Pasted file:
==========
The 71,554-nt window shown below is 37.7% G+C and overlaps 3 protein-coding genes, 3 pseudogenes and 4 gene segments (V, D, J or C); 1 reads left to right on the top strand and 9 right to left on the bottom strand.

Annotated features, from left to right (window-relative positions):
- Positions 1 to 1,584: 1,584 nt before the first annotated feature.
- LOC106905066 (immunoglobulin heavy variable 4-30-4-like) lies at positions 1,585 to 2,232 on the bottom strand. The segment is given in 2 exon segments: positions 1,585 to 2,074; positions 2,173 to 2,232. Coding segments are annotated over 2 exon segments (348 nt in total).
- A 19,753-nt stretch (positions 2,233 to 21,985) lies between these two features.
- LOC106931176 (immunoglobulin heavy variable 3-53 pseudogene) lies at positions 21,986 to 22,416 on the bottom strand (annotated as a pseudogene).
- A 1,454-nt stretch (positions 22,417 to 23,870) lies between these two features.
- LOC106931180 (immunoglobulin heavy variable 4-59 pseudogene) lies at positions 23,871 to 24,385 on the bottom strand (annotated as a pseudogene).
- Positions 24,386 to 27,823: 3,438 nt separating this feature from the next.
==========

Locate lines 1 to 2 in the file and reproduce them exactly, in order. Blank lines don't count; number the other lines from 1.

The 71,554-nt window shown below is 37.7% G+C and overlaps 3 protein-coding genes, 3 pseudogenes and 4 gene segments (V, D, J or C); 1 reads left to right on the top strand and 9 right to left on the bottom strand.

Annotated features, from left to right (window-relative positions):